For whatever reason, perhaps because it was a smaller group, perhaps because we randomly got good Buddies this time or something, this Buddy discussion panel went so much better than the first two, largely staying on topic and with a lot more balance in our conversation times. Ms Kaneko was also actively involved, going back and forth between the two groups to listen and nod and occasionally interject. Apparently the other group with one Buddy didn’t go so well though, perhaps because the Buddy was kind of quiet or perhaps because they supposedly went quite far off topic. Either way, I felt good about the conversation/Buddies that we had, and also felt like I finally made some good inroads with making friends with Cameron, and both were big plusses for the day. Our two Buddies were named Ishizawa Natsuki and Matsuda Yuika and were both great.

Our after-school activity today was a Manga Assistant Workshop at the Kyoto International Manga Museum, and it was a joint session with the eight of us from RSJP, the five or so students and their teacher, Ms Onitsuka, from Case Western Reserve University, three Buddies, Mr Tanaka, Ms Nishioka, and some tour guide in training or something named Kaoru.

We took a bus to the museum, and were given yet another daily bus pass by Ms Nishioka that I didn’t end up using, so now I have five of them in my card wallet.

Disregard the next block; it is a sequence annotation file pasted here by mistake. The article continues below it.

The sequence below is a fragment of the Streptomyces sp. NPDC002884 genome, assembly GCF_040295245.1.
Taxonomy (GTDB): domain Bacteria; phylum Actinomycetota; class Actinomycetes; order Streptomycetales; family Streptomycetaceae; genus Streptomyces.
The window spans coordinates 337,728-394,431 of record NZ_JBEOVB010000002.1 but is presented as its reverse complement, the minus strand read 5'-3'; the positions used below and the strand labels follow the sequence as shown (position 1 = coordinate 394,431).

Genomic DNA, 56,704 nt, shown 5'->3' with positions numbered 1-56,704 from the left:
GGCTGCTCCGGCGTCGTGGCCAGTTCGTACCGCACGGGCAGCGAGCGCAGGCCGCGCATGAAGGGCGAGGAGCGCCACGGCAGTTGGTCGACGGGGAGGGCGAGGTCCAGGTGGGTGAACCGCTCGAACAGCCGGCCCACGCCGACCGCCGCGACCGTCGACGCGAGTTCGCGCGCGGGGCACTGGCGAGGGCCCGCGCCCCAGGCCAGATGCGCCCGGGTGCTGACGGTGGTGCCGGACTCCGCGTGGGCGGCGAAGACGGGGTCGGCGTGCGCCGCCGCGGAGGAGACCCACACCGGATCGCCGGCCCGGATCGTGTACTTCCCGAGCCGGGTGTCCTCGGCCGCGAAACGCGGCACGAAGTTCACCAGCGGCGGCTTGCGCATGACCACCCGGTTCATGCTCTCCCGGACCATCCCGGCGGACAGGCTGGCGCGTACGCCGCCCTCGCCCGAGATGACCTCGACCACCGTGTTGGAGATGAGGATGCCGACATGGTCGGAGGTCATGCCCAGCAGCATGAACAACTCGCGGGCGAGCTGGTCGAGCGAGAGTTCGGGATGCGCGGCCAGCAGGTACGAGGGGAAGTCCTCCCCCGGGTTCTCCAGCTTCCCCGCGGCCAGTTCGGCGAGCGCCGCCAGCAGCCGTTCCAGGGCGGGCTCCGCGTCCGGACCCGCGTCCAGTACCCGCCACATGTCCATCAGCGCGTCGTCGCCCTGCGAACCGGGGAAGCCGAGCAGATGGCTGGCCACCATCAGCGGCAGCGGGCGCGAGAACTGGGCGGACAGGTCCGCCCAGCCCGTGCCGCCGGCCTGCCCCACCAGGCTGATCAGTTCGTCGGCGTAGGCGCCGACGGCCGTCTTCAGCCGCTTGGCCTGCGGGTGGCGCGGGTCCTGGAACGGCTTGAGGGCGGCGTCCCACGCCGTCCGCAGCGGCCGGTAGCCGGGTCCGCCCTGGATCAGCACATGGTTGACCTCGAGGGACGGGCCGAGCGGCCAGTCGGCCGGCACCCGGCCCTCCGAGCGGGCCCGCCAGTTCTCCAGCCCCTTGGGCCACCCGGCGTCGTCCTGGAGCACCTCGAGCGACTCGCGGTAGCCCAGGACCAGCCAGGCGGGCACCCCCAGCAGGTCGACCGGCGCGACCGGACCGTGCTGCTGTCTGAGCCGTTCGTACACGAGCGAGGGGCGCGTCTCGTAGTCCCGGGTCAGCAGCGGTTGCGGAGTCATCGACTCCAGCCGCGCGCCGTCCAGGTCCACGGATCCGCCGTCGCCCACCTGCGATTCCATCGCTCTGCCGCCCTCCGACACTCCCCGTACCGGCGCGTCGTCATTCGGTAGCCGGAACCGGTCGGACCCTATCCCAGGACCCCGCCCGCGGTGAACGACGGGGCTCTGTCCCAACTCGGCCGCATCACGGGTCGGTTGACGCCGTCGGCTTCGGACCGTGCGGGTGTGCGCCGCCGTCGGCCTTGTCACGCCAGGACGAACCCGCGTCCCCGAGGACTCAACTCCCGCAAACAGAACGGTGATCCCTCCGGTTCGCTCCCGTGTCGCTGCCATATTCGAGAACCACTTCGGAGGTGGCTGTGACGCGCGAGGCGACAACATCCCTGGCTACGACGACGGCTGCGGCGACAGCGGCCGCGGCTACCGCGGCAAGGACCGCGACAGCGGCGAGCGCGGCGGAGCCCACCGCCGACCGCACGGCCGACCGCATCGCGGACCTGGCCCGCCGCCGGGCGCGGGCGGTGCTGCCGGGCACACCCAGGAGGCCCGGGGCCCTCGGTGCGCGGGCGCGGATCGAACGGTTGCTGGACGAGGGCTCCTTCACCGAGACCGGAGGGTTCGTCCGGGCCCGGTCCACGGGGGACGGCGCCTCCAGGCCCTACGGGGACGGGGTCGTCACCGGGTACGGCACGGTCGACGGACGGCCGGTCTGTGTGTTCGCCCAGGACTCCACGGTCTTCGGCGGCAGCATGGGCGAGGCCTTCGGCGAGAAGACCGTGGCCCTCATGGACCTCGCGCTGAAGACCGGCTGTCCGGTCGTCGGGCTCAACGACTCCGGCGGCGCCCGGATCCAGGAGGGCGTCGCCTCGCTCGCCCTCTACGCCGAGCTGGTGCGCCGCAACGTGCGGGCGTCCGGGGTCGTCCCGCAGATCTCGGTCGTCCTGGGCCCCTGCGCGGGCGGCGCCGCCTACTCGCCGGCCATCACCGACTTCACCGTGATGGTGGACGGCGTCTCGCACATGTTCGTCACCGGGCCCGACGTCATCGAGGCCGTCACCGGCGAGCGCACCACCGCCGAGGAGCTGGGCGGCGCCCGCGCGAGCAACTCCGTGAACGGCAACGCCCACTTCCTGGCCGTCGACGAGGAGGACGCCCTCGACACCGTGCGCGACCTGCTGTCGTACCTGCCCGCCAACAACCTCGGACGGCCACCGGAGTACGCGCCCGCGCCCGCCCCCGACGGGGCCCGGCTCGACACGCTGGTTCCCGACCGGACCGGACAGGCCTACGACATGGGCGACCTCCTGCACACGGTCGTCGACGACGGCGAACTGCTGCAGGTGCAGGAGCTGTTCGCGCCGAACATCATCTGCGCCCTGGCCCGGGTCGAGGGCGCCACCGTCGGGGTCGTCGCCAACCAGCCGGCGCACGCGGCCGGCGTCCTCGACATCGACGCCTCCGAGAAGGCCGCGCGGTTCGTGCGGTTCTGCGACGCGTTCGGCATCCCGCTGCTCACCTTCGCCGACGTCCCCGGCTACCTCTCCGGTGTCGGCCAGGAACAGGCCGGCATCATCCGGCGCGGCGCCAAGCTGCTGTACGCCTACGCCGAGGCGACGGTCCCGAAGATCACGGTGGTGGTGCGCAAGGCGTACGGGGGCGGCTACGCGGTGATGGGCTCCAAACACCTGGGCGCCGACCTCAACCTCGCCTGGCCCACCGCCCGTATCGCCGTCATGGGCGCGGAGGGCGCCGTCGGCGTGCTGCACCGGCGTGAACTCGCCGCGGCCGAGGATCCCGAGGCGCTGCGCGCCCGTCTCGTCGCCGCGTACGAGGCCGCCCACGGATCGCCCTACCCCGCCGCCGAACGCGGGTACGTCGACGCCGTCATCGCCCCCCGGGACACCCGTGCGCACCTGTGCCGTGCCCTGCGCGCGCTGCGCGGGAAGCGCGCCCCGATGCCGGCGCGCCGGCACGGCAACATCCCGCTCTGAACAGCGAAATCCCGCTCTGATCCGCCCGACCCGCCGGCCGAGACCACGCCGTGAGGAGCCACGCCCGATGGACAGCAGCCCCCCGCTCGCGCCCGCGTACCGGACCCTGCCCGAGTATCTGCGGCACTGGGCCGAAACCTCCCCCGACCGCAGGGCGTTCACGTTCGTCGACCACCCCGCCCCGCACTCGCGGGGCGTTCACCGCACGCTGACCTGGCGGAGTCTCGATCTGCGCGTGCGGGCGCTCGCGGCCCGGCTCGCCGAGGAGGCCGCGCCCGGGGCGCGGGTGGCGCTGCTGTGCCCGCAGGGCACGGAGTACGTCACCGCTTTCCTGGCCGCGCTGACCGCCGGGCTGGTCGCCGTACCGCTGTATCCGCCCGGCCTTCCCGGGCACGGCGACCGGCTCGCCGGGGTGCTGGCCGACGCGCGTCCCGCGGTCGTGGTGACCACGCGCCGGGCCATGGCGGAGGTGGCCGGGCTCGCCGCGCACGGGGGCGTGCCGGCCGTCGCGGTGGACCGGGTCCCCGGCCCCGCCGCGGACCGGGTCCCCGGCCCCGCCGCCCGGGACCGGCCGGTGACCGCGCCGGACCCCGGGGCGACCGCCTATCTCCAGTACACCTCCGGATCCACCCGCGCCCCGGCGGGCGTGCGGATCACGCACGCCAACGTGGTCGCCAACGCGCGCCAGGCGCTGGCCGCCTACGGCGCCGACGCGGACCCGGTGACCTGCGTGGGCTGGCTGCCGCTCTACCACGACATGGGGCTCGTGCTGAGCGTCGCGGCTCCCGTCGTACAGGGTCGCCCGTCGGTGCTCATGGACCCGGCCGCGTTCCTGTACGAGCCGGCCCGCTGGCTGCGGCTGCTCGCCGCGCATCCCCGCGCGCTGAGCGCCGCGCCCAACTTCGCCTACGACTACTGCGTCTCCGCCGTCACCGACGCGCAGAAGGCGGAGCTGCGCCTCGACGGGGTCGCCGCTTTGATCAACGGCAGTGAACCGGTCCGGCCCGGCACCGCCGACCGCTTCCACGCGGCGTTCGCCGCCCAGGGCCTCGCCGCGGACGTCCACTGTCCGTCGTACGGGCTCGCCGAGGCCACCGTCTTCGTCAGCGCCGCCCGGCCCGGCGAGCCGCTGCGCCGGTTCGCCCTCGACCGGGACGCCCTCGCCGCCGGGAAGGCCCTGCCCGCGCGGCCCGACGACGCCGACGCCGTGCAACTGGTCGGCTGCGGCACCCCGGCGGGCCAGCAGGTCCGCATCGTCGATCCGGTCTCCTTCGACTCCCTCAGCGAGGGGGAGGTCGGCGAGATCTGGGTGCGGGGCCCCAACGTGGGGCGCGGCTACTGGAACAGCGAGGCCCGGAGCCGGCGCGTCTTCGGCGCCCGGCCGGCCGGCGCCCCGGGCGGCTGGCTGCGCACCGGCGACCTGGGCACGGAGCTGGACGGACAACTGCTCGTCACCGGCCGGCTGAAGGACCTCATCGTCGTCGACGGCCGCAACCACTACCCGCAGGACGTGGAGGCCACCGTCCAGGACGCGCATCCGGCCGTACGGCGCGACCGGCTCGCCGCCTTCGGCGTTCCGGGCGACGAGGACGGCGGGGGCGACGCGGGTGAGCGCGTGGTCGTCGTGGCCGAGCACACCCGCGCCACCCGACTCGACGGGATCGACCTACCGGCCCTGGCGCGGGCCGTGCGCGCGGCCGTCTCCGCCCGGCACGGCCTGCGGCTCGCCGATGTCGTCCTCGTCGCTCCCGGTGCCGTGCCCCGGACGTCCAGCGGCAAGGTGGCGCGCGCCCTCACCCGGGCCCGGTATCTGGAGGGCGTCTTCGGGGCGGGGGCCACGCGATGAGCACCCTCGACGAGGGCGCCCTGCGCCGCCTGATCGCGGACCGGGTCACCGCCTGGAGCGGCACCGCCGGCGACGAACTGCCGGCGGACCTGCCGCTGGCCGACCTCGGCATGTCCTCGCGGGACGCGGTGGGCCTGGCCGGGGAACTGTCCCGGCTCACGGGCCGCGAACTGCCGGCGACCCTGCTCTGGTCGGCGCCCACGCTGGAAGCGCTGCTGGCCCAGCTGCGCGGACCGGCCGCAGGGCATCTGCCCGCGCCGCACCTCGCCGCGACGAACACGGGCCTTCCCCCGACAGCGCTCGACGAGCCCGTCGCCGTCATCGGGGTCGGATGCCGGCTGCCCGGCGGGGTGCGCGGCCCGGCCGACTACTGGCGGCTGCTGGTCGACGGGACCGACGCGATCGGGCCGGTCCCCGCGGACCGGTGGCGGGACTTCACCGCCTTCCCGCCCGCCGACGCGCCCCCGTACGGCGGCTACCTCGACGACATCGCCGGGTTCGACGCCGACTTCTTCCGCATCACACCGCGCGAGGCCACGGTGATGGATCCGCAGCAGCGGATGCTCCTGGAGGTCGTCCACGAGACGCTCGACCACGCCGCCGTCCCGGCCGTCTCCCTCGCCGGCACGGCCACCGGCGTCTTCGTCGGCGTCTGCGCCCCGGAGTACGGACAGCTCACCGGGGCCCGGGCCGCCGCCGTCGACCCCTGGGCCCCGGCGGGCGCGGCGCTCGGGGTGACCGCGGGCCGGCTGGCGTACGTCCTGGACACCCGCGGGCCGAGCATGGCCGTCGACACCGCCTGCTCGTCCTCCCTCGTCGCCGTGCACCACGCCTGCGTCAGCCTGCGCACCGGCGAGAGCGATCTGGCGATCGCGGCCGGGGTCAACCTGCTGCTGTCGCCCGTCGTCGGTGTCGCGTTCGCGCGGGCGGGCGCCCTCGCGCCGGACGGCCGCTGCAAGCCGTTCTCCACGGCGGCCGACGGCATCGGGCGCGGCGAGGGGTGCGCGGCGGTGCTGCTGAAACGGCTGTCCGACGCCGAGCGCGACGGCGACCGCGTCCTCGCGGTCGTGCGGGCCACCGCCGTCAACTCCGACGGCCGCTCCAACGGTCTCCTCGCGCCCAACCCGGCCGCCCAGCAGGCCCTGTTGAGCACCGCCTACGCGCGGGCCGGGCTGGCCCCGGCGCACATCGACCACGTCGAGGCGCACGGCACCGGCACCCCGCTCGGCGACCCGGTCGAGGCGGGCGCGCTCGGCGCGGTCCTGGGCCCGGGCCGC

Our Manga Assistant Workshop session was hosted by a lady named Tamao. I was worried about this activity because I can’t draw to save my life, but this workshop was geared for Grade 4 students and up, and basically consisted of pre-drawn things that we then did things like add speech bubbles and coloured lines to, very simplistic on the outside, but actually surprisingly fun because we got to play around with fude pens and G-pens. Even though my stuff ended up smudging a bunch, which Tamao sensei said might well have been because the particular pen and ink or ink and paper didn’t go so well together or because the ink was too new or something, the actual activity itself was still quite fun to watch and mess around with. I still have ink on my hands even after coming home and having a bath…